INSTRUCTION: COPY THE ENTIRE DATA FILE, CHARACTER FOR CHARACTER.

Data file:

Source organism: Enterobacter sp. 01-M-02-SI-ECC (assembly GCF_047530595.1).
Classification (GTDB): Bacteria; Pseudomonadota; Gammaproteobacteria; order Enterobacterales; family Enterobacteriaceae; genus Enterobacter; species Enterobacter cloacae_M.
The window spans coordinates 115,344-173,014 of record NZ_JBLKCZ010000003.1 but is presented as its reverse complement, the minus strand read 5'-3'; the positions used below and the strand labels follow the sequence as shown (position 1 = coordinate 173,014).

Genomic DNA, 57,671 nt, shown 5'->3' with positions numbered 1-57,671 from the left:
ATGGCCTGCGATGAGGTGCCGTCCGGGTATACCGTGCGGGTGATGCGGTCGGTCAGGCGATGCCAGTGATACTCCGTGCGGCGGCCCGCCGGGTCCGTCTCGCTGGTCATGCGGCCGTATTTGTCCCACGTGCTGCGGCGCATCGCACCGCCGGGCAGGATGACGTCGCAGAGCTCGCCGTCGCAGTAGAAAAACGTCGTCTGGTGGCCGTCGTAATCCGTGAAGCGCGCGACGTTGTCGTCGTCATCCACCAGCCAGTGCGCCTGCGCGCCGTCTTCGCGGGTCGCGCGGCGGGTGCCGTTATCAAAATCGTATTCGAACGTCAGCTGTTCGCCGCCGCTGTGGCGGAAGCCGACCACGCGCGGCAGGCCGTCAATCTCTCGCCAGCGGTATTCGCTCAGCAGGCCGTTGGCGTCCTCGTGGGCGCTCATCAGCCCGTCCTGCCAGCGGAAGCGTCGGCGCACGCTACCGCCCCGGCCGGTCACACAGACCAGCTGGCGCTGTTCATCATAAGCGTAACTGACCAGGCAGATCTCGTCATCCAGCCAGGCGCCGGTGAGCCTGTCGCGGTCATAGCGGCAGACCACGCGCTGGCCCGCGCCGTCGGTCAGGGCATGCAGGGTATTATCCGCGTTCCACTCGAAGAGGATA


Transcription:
Source organism: Enterobacter sp. 01-M-02-SI-ECC (assembly GCF_047530595.1).
Classification (GTDB): Bacteria; Pseudomonadota; Gammaproteobacteria; order Enterobacterales; family Enterobacteriaceae; genus Enterobacter; species Enterobacter cloacae_M.
The window spans coordinates 115,344-173,014 of record NZ_JBLKCZ010000003.1 but is presented as its reverse complement, the minus strand read 5'-3'; the positions used below and the strand labels follow the sequence as shown (position 1 = coordinate 173,014).

Genomic DNA, 57,671 nt, shown 5'->3' with positions numbered 1-57,671 from the left:
ATGGCCTGCGATGAGGTGCCGTCCGGGTATACCGTGCGGGTGATGCGGTCGGTCAGGCGATGCCAGTGATACTCCGTGCGGCGGCCCGCCGGGTCCGTCTCGCTGGTCATGCGGCCGTATTTGTCCCACGTGCTGCGGCGCATCGCACCGCCGGGCAGGATGACGTCGCAGAGCTCGCCGTCGCAGTAGAAAAACGTCGTCTGGTGGCCGTCGTAATCCGTGAAGCGCGCGACGTTGTCGTCGTCATCCACCAGCCAGTGCGCCTGCGCGCCGTCTTCGCGGGTCGCGCGGCGGGTGCCGTTATCAAAATCGTATTCGAACGTCAGCTGTTCGCCGCCGCTGTGGCGGAAGCCGACCACGCGCGGCAGGCCGTCAATCTCTCGCCAGCGGTATTCGCTCAGCAGGCCGTTGGCGTCCTCGTGGGCGCTCATCAGCCCGTCCTGCCAGCGGAAGCGTCGGCGCACGCTACCGCCCCGGCCGGTCACACAGACCAGCTGGCGCTGTTCATCATAAGCGTAACTGACCAGGCAGATCTCGTCATCCAGCCAGGCGCCGGTGAGCCTGTCGCGGTCATAGCGGCAGACCACGCGCTGGCCCGCGCCGTCGGTCAGGGCATGCAGGGTATTATCCGCGTTCCACTCGAAGAGGATA